Best Cities to Learn Massage Therapy

Cities to Learn Massage Therapy
Where you learn massage therapy is almost as important as what you learn. Although there are good massage schools in every state, location plays a large factor in whether or not you will be licensed to perform massage in a specific county or if you will be able to successfully find work. If you’re hoping to get the best boost for your massage career right from the start, here are a few key factors in finding the best location for your education.

  • Large Cities: Bigger cities tend to offer more opportunity for massage therapists. Not only is there a larger population to draw clients from, but there tends to be more economic prosperity, which means more disposable income to be spent on luxuries like massage. While you can always learn in a small town and move to a bigger city once you graduate, it often helps to find a massage school that has ties to area companies (especially if they do externships) in a metropolitan center.
  • Large Concentrations of Government Workers: Government insurance plans almost always include massage as part of the list of services fully covered. This is rare for any workplace policy—so government workers are more likely to get massages than many others.
  • State Licensing: Every state has its own requirements for massage therapists. Texas, for example, only requires 500 education hours (this is one of the lowest you’ll find in the United States). If you go to school in Texas and meet this standard, you will be eligible to practice here, but not in other states with stricter requirements. In Florida, you have to have additional hours in hydrotherapy in order to practice. Every state is different, which is why it’s often best to get the most education possible—that way, you can get re-licensed in other states without having to advance your massage education.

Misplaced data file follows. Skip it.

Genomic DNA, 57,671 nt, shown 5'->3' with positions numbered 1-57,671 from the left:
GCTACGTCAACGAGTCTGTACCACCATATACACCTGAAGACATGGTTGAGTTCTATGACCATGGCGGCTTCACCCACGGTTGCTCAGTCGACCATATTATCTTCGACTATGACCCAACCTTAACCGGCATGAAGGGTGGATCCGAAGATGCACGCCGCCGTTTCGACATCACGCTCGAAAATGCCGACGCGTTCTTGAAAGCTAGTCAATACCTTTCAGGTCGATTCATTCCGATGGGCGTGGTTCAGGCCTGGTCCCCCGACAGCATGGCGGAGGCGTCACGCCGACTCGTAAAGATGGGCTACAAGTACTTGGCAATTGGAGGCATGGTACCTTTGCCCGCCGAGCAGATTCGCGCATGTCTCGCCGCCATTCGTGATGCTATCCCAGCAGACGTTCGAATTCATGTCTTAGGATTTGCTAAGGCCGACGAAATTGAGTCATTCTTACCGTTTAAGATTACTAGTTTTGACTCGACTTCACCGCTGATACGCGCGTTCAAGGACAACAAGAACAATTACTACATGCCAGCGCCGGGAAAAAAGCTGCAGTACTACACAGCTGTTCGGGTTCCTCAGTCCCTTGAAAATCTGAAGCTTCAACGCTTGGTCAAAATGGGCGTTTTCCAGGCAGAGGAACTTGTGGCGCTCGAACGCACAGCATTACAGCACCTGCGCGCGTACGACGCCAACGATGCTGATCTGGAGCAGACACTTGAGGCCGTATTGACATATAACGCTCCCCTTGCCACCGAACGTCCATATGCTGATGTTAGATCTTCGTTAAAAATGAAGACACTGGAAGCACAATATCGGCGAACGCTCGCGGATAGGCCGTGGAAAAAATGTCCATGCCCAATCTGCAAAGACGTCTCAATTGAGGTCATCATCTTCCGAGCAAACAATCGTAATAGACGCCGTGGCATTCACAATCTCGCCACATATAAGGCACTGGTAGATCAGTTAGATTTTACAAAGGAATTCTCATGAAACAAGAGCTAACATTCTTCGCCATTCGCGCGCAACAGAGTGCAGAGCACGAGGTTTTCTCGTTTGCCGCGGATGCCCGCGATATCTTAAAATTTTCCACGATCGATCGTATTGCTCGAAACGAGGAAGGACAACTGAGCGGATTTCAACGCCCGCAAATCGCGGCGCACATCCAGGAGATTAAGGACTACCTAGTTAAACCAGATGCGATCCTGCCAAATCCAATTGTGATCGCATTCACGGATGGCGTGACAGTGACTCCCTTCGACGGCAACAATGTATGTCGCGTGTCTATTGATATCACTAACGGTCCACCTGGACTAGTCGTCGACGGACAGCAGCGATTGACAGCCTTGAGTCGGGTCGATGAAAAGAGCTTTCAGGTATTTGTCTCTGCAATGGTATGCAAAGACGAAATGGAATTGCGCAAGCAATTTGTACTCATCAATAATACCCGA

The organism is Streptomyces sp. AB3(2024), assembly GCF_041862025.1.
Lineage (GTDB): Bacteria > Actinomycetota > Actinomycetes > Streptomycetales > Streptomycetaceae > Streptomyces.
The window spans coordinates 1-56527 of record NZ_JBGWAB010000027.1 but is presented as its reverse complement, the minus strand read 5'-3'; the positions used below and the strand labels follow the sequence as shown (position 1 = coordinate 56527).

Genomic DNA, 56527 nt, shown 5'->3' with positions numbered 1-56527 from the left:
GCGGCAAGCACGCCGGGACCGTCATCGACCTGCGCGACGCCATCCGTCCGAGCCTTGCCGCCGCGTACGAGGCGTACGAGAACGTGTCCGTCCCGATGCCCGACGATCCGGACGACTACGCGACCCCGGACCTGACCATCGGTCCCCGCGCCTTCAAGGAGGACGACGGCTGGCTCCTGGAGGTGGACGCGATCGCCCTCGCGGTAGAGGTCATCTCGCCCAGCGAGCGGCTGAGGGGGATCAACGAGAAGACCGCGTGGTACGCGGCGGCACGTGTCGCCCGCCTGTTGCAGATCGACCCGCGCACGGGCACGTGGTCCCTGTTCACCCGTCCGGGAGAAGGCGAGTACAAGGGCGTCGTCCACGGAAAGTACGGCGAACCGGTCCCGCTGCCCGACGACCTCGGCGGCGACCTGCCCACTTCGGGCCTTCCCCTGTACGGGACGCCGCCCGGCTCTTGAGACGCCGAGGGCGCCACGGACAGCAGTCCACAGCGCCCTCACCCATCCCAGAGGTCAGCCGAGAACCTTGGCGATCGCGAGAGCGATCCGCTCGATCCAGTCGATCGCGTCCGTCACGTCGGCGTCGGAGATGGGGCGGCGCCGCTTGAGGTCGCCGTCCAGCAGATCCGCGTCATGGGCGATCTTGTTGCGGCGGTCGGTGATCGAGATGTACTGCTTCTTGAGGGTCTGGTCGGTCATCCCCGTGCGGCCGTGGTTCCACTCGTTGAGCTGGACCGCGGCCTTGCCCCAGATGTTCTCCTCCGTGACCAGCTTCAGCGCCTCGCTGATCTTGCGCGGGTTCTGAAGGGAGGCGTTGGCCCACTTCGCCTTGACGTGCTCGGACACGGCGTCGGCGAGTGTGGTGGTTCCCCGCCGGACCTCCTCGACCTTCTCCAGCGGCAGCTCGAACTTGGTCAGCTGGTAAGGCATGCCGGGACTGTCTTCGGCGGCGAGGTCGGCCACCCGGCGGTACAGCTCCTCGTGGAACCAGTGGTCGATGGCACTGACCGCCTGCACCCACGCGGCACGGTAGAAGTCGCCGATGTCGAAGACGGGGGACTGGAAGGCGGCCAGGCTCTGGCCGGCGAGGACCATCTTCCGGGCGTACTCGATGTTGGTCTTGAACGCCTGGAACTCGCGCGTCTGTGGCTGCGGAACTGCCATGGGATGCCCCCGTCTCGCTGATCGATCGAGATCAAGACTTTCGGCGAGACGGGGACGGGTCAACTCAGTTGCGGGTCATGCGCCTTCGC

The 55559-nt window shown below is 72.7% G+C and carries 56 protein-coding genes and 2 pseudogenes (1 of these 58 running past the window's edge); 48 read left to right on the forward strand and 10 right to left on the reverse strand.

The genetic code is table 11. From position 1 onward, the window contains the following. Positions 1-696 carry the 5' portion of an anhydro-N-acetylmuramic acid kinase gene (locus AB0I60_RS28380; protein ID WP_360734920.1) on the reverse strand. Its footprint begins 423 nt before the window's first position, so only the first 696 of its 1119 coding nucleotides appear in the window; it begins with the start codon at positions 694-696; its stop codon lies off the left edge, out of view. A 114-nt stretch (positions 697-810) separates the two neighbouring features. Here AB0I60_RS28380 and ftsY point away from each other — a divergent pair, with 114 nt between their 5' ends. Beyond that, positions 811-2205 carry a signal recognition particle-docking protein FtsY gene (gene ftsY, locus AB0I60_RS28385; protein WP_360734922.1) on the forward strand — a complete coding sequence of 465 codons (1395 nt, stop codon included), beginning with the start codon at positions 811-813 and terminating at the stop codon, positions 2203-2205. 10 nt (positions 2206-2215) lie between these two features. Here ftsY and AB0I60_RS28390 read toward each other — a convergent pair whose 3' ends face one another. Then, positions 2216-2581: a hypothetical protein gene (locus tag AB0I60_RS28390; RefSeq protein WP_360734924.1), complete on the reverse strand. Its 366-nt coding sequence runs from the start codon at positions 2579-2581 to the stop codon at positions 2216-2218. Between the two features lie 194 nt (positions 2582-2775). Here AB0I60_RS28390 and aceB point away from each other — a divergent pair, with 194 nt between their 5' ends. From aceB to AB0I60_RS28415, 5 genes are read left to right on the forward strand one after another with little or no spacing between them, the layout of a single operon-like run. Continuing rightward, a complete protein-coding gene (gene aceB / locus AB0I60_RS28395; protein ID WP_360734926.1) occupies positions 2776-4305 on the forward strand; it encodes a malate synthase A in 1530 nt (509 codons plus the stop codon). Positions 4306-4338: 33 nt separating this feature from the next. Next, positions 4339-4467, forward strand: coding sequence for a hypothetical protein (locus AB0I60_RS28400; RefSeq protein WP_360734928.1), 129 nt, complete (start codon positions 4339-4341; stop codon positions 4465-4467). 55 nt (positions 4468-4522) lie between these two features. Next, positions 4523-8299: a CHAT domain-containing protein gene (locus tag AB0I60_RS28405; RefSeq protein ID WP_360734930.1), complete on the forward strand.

• Florida, New York, and California: No matter what your criteria, the best states for a career in massage therapy are in these three locations. Warm weather, a focus on tourism and resorts, and economic prosperity all combine to offer an ideal backdrop. Arizona also tends to do well (thanks to the Sedona region), though the market may be growing oversaturated.

If you have the opportunity to travel to another location to attend massage school, it’s good to start weighing the pros and cons of each city before you decide. Depending on your professional goals, you can get a great head start on a successful career in massage that will take you anywhere you want to go!

 


 
 

1 Enlightened Reply

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  1. Nana Novell says:

    Dec. 12 Been there and done it. Massage people need to be out in the community more and not inside schools and treating a multiple of conditions and populations. Similar to personal trainers, no clue on how to work with older adults at all-no adaptations or equipment at all. MN. 17 weeks of summer-all massage, yoga and trainers and water people inside-Dever-all go out to apt. pools and aprks-same in Madison.

    A long way to go in northern states
    Why are you asking for a website-we don’t even go to facebook-can’t even find customer service people or ceos-they read facebook from there 5 million dollar apts drinkin boos

    Sad state in America

    If I get into this school, I will develop my own curriculum

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